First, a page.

On 20th of September 2011, 41663 women and children attended to the football match between Fenerbahce and Manisaspor at former’s home stadium, Sükrü Saracoglu, in Kadiköy, Istanbul. Thousands of men, whom were not allowed to enter the stadium due to the Turkish Football Federation’s (TFF) ban after the events in a previous game, were supporting their team from outside and probably were getting impressed by the vitality and visibility of their female counter-parts in their “normally” male-dominated masculine space. Without a doubt, this was a historic moment for Turkish football history, if not global.
Last year’s league champion Fenerbahce, whose trophy was taken back after having accused of game fixing and who was vetoed to participate in the European Champions League, was going through tough times in the last three months. Trying to cope with badly managed crisis of the football-loving nation, TFF started to experiment with various new policies, one being replacing “no-fan games” with “women-only games”. For those of teams who receive a punishment of playing their home games without their fans as a result of fan’s unaccepted actions, TFF introduced women- (and children below 12 years old) only games. The first one was Fenerbahce’s game, in which thousands of women marched to the stadium, majority of them for the first time, to support their team and to make a statement, intentionally or not.
This policy were righteously criticized for being a product of a crisis-management; reproducing male-domination in Football (i.e. a top-down decision of a group of men – TFF); essentialising women’ identities (i.e. women are not capable of creating trouble and they are pacifist); and being perceived as a lip-service solution (without addressing the real inequality entrenched in the football system).
Indeed, Football is triumph of male-dominated Turkish society with its almost exclusively male-dominated institutions, collective expression of macho culture and public recognition of nationalist/chauvinist/militarist/sexist discourse and direct violence. Just like a mirror, the society in which football is cherished has notorious record of honour killings, violence against women, gender inequalities, and overall lack of representation of women in public sphere. To sum up, football is not a women friendly terrain; Istanbul is not an inclusive city for women; and in almost all aspects of life women face severe discriminations in Turkey.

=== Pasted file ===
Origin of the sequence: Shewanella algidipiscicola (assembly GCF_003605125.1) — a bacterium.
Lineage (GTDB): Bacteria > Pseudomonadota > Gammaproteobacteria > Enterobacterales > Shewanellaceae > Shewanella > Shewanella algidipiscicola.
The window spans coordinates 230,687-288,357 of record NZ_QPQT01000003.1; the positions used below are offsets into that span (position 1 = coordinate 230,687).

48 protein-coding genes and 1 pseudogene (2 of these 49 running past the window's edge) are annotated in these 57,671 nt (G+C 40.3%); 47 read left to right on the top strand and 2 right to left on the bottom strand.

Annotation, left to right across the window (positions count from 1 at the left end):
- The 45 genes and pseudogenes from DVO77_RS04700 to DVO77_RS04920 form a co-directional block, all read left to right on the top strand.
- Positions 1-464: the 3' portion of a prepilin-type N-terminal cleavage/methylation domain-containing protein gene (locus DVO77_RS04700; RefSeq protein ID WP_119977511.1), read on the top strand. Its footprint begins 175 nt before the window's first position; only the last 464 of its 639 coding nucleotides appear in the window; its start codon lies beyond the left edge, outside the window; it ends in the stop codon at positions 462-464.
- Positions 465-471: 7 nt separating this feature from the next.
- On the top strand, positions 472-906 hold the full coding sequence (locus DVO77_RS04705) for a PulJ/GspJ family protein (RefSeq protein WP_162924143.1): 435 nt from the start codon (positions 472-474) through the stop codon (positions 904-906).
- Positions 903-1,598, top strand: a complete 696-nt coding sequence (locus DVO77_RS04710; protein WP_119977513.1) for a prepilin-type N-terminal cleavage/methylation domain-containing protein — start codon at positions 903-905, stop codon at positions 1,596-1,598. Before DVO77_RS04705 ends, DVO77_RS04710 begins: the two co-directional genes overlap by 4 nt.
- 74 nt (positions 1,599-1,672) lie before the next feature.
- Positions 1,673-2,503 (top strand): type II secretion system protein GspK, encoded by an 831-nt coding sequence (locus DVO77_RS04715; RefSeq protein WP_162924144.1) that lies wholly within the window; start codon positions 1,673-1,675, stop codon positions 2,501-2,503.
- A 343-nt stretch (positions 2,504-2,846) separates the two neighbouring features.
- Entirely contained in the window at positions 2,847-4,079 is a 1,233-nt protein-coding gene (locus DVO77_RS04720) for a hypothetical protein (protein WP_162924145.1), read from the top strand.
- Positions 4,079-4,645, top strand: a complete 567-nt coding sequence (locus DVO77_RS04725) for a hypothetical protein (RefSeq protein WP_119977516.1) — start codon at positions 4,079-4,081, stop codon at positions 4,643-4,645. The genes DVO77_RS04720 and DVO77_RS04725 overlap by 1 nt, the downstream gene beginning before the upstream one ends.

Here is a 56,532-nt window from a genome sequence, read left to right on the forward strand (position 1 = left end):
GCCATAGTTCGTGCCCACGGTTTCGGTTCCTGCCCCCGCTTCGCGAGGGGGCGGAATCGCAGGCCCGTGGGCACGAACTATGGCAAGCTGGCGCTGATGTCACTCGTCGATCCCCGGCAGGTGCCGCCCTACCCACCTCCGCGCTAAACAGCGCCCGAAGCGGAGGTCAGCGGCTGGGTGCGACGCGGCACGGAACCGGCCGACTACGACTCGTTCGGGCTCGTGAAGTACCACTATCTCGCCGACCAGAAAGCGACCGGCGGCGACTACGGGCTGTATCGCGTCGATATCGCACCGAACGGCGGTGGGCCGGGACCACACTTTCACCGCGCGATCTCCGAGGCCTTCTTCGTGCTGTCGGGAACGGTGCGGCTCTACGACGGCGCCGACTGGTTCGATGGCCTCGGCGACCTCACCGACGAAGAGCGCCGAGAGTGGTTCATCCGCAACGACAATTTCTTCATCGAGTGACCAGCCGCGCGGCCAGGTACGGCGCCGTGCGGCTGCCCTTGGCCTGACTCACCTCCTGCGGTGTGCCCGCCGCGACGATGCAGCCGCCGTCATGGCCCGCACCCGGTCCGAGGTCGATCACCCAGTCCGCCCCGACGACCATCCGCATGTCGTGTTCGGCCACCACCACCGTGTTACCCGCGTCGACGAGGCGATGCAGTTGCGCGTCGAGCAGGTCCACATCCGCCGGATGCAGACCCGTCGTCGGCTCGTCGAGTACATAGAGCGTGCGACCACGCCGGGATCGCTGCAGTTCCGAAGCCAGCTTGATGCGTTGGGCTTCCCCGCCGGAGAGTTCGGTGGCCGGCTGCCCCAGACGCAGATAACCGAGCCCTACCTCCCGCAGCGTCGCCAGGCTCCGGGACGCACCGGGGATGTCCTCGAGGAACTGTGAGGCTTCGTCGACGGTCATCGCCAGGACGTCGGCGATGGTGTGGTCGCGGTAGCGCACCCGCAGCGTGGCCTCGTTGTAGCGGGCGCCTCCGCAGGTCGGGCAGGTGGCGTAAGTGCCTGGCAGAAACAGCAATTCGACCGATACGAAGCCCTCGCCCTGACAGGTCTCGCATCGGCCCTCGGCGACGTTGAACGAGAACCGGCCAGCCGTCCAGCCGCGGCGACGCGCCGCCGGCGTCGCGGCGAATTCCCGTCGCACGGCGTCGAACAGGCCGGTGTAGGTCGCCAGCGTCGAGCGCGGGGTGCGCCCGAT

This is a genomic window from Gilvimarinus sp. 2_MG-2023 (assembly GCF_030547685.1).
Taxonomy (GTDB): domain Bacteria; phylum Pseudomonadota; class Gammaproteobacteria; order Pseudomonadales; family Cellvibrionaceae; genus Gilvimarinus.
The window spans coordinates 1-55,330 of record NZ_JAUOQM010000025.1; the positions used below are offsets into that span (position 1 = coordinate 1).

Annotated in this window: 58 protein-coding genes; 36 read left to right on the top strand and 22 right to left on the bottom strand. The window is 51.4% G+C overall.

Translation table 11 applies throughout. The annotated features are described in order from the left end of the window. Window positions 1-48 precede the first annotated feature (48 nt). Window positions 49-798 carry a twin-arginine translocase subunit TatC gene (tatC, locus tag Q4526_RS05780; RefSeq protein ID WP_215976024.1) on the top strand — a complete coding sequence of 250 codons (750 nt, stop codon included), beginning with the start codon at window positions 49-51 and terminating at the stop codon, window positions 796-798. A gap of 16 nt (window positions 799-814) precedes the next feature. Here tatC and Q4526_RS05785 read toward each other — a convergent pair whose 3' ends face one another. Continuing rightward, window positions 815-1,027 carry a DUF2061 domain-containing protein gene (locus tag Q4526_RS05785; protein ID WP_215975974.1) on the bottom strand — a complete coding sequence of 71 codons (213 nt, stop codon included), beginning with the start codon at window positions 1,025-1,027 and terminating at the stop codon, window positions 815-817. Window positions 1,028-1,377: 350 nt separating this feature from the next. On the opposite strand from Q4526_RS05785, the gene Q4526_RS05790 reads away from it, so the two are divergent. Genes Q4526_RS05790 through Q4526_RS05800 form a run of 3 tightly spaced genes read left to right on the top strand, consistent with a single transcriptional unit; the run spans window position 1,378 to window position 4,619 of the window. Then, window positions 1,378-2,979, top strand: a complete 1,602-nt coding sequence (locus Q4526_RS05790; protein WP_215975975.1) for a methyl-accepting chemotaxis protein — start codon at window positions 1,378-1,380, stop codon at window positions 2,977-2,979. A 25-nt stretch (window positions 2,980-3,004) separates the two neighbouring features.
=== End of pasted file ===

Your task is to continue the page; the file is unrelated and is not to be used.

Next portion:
Nevertheless, the results of last night’s game went beyond the initial intentions of those who introduced the policy. Togetherness of tens of thousands of women and their children without interference of men, their energy, diversity, colourfulness and different “way” demonstrated a great hope not only for constructing another kind of football or re-producing inclusive city-spaces, but also for emancipation of women and men from their socially constructed destructive identities. After seeing images from the game, one can only dream “what would have happen if all those women, go to the streets and squares, claim for justice for themselves and their children, reclaim those exclusionary spaces and claim for peace in Turkey?” It would definitely be a great revolution, Turkey’s autumn in a very universal fashion.
Text on the image: “We are aware of the power of women”